Sometimes an archaeologist does something so crazy, so visionary and so flamboyant that one can only stand back and admire the show. Trying to understanding what the heck happened in prehistory sometimes requires extreme acts (and I know this from personal experience). This post tells the story of an urban prehistoric experiment that took place almost 40 years ago in a local authority waste disposal tip (aka a dump) that combined innovation, ingenuity, furniture and weirdness in equal measure.
The East Tullos Yorkshire Television vitrified wall experiment was recently brought to my attention by Richard ‘Scarfolk‘ Littler in a twitter thread that he posted that celebrated eccentric characters and stories covered by the legendary and seminal 1980 televisual experience Arthur C Clarke’s Mysterious World. One of the images that he posted took my breath away. It showed a familiar archaeologist but with an unfamiliar facial hair arrangement, a wild-eyed expression and in the middle of doing something inexplicable.
Professor Ian Ralston OBE DLitt FRSE FSA FSA (Scot) MIFA and Abercromby Chair of Archaeology at the University of Edinburgh appears to have been, at some point in the past, The Pagan Man with a Stick. He also seems to have been on one of my favourite TV shows from when I was a kid, which means that I may have watched Ian in action 15 years before I first met him, and on further reflection perhaps this film subliminally made me the archaeologist I am today. Although using this logic I could just as easily have become a Bigfoot hunter or an Alien abductee.
Broadcast over one series and 13 episodes in 1980 on ITV (my memory convinced me that there must have been so many more episodes) the programme featured, between the adverts (no doubt starring Leonard Rossiter and Lorraine Chase), some of the world’s most mysterious mysteries, from cryptozoology to pseudo-archaeology to the supernatural. This heady mixture of nonsense was presented in deadpan seriousness and a cast of eccentrics, academics and self-proclaimed experts brought the whole thing to life. Stories were separated by brief pieces of camera by Clarke himself leaning against a tree somewhere hot (Sri Lanka).
I used to have the book as well, the cover of which shows what might be found beneath Stonehenge if they ever build that tunnel.
It is not every day that a young, but respectable Chas ‘n’ Dave lookalike archaeologist gets to star in his own 10-minute slot in a portmanteau mystery TV documentary, and so I wanted to look into this a little further. The urban fringe landfill location was enough for me to tag this under the category of urban prehistory and write a blog post about it which I have duly done.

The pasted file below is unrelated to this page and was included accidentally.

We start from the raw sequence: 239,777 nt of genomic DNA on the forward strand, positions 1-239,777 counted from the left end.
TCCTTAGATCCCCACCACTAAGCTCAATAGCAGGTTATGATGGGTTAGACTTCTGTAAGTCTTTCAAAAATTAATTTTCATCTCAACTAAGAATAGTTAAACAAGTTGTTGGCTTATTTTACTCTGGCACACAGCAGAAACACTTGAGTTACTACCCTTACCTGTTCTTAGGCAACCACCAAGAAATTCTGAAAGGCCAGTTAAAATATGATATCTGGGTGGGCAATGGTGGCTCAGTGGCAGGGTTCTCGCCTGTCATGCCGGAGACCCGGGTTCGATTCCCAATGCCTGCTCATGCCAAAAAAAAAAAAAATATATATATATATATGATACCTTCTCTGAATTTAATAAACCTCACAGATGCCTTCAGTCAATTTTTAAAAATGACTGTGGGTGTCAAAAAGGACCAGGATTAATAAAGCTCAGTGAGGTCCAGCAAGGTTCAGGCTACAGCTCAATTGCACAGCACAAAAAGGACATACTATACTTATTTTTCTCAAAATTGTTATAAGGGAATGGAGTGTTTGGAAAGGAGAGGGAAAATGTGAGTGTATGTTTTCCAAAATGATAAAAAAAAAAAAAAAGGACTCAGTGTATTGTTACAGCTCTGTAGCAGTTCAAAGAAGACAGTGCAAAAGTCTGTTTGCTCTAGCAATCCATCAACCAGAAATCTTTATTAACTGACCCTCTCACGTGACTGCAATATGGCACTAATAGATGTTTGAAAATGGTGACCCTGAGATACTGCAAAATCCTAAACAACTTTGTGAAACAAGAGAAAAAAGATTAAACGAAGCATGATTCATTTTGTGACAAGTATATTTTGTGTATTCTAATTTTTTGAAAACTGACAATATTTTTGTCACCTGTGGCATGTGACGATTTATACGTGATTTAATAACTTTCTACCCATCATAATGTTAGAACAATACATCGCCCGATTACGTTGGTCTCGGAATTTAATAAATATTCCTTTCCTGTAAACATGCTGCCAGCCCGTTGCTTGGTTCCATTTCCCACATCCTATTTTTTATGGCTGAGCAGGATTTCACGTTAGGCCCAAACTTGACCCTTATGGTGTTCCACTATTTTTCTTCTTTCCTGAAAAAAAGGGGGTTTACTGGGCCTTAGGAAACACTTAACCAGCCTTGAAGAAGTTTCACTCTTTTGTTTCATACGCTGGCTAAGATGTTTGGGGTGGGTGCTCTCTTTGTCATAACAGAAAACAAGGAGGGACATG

The story of this unique vitrification experiment was broadcast in Episode 3 of the show on the theme of Ancient Wisdom, from 11 minutes in. (Some of the other stories on the programme do not seem to me to represent wisdom.)
This account of the vitrification experiment was subsequently supplemented by a detailed and fulsome report on the experiment in the pages of the Proceedings of the Society of Antiquaries of Scotland written diligently by Ralston himself and published in 1986.
It is from these two sources that I piece together those momentous spring days in 1980.
The experiment entailed the construction of a full-scale 8m long section of wall replicating a hillfort rampart, with the aim to reproduce the effect of vitrification. In effect, this process entails the melting of rocks within the core of such walls (perhaps with internal ‘timber-lacing’ to fuel fires), the end result of which is a glassy stone that is fused and melted together. This is a relatively common trait of later prehistoric fortified sites in Scotland, notably in Angus, and Argyll and Bute. Arguments have long ranged about whether this was caused by accident or design. As archaeologist Andy Heald put it fairly recently, ‘Some think vitrification was a status symbol, some think a settlement would be set alight and inadvertently vitrified in the process by attackers and some think it’s a structural thing to do with strengthening the walls of the fort.’
This heated (pun intended) dispute was the attraction for Arthur C Clarke’s crack team of mystery-chasers: “it was this contrast in views that constituted ‘the mystery'”… as Ralston puts it in his report. This doesn’t seem to me to be a mystery on a par with the Bermuda Triangle or the Nazca Lines, but I guess they had hours of schedules to fill.
The segment of the programme starts with a sweeping view of the laughably pronounced Iron Age hilltop enclosure Tap O’Noth. Ralston arrives on top, bestriding the landscape and then sitting on the ramparts pointing out vitrification while not even appearing to be out of breath. The light levels are low and there is mild peril for sensitive viewers – will he make it back down to his parked car before darkness falls?